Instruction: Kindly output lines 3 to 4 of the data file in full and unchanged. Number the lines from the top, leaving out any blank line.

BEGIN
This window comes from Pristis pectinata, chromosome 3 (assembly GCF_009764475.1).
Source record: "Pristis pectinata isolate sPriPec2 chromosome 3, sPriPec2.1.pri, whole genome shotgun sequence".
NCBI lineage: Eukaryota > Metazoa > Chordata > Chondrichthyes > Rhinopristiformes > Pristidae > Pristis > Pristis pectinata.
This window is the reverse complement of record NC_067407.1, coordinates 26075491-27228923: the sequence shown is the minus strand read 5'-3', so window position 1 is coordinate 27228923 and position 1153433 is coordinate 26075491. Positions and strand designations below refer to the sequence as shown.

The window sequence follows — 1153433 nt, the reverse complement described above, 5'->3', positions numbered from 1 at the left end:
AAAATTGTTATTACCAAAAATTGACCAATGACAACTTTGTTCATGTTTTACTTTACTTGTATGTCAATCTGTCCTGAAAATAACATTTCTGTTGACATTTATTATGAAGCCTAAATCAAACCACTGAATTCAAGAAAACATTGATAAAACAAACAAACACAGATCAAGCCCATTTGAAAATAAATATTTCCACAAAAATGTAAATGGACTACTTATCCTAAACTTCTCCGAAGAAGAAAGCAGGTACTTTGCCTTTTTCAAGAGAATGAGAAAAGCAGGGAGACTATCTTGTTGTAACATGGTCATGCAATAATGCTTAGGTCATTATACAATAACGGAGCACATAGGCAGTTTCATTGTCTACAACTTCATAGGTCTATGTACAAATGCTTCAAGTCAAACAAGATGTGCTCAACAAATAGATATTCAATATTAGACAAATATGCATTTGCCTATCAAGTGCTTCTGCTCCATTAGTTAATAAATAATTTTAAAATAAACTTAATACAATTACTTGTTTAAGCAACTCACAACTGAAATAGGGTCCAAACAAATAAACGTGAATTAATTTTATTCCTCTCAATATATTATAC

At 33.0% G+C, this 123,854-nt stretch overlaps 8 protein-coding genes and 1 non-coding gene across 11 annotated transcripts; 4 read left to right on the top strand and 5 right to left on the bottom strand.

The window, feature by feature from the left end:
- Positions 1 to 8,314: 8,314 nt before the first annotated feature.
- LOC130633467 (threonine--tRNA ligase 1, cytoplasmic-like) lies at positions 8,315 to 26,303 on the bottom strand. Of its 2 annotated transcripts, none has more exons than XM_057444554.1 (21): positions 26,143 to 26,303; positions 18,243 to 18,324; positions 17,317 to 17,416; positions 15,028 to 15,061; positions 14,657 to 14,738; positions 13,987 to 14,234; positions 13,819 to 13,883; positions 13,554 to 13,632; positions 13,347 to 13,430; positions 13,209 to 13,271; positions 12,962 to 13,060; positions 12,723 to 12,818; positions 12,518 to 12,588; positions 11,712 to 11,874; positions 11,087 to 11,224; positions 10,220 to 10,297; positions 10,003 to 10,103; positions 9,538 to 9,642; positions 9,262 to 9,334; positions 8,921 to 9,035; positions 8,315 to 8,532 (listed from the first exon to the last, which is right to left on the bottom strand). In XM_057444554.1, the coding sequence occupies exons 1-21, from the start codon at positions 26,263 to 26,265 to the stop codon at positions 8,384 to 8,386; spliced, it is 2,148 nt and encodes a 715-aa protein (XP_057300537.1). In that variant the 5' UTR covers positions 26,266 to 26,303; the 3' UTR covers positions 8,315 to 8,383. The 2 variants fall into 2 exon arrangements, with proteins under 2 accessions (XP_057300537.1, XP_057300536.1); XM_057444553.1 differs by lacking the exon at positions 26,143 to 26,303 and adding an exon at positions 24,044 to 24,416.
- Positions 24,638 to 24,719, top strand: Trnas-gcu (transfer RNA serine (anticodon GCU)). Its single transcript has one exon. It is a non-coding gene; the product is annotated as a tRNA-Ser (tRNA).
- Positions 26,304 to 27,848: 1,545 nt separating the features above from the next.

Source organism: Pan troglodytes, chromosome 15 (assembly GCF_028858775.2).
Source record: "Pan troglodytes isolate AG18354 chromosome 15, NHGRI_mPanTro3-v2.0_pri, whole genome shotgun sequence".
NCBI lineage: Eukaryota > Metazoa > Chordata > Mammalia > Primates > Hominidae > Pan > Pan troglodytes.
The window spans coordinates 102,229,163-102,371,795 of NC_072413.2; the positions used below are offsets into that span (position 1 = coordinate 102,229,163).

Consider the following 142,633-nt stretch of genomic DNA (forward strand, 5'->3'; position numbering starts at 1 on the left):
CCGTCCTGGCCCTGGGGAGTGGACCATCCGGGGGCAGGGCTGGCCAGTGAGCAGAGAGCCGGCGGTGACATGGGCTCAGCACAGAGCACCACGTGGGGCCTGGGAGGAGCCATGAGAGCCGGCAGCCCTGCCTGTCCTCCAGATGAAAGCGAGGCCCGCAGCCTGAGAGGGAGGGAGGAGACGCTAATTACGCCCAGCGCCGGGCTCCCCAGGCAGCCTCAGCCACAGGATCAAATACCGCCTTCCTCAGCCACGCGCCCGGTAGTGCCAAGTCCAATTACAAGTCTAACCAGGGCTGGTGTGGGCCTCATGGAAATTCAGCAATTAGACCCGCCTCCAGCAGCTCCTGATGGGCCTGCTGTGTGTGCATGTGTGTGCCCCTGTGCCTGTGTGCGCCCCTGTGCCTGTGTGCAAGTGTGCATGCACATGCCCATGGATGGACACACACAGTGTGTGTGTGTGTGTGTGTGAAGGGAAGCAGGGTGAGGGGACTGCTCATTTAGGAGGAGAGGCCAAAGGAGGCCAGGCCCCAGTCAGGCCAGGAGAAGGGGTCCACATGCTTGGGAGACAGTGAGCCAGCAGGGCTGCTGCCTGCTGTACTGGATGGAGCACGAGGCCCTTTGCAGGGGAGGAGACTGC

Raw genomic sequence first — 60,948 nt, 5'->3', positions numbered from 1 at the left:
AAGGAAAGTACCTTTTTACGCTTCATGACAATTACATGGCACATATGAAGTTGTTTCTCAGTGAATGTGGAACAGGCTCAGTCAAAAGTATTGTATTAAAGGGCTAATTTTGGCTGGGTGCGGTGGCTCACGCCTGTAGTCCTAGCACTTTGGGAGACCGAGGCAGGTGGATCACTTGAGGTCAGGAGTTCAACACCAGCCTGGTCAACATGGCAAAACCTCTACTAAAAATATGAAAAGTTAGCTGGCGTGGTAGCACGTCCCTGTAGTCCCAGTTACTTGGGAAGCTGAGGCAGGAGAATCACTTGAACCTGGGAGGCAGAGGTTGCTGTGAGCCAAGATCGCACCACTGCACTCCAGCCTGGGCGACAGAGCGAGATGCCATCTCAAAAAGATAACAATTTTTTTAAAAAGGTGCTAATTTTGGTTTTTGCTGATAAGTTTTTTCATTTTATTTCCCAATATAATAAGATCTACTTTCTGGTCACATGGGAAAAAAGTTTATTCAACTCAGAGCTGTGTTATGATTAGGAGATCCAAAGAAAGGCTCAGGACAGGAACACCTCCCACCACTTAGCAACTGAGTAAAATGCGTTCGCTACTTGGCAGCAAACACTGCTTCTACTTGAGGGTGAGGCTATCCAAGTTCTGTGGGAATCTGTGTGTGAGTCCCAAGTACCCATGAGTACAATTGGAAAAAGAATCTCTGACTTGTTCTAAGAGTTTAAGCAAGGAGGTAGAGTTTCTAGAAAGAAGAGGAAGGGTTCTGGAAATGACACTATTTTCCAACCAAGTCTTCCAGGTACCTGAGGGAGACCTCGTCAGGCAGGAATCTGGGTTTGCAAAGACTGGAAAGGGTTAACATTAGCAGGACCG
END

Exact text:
NCBI lineage: Eukaryota > Metazoa > Chordata > Chondrichthyes > Rhinopristiformes > Pristidae > Pristis > Pristis pectinata.
This window is the reverse complement of record NC_067407.1, coordinates 26075491-27228923: the sequence shown is the minus strand read 5'-3', so window position 1 is coordinate 27228923 and position 1153433 is coordinate 26075491. Positions and strand designations below refer to the sequence as shown.